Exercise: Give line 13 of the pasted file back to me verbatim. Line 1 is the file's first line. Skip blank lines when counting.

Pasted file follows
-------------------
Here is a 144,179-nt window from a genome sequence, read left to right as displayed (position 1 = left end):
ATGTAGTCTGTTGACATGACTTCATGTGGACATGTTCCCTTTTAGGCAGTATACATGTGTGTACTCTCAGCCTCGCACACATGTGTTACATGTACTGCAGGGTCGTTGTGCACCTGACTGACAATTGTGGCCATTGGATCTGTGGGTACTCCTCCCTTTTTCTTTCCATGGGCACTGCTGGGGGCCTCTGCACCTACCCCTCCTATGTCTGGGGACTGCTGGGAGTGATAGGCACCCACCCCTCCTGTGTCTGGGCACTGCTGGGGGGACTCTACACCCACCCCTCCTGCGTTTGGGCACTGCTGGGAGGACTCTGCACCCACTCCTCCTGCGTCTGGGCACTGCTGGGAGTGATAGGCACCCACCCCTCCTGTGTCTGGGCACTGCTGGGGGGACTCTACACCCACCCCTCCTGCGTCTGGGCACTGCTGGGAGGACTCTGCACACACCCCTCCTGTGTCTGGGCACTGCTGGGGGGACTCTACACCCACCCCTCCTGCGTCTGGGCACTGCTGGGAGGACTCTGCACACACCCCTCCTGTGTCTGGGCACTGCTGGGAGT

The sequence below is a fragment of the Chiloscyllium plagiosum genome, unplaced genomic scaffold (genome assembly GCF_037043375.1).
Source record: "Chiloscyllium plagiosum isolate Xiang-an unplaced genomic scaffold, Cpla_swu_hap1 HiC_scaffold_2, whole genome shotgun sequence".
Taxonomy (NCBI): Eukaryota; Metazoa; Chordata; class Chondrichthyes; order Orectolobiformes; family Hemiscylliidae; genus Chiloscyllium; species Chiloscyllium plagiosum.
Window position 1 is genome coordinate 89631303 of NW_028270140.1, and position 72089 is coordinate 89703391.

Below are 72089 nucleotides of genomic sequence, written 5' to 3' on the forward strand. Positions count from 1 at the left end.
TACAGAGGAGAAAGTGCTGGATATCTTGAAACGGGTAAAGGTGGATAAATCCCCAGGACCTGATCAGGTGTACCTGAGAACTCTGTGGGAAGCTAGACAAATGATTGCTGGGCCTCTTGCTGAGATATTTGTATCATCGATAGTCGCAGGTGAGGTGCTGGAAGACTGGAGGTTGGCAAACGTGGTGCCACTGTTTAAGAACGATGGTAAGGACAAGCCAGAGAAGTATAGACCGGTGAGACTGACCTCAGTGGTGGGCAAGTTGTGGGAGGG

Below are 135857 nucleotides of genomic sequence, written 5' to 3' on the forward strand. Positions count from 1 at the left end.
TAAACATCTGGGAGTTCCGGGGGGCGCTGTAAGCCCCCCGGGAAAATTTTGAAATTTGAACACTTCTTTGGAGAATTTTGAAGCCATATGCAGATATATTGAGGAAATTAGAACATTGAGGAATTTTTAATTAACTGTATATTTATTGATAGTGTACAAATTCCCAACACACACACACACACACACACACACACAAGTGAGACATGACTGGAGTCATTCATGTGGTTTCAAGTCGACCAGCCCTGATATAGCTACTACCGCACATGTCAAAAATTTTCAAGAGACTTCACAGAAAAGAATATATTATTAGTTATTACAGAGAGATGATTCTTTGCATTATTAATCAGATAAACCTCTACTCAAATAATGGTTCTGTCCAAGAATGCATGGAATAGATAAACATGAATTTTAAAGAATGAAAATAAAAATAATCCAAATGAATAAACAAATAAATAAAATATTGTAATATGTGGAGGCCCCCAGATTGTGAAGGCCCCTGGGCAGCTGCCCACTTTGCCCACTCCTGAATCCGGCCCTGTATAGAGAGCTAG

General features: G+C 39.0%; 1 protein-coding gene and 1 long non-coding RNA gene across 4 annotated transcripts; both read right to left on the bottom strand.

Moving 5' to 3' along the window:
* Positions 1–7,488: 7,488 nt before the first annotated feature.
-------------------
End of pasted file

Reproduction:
* Positions 1–7,488: 7,488 nt before the first annotated feature.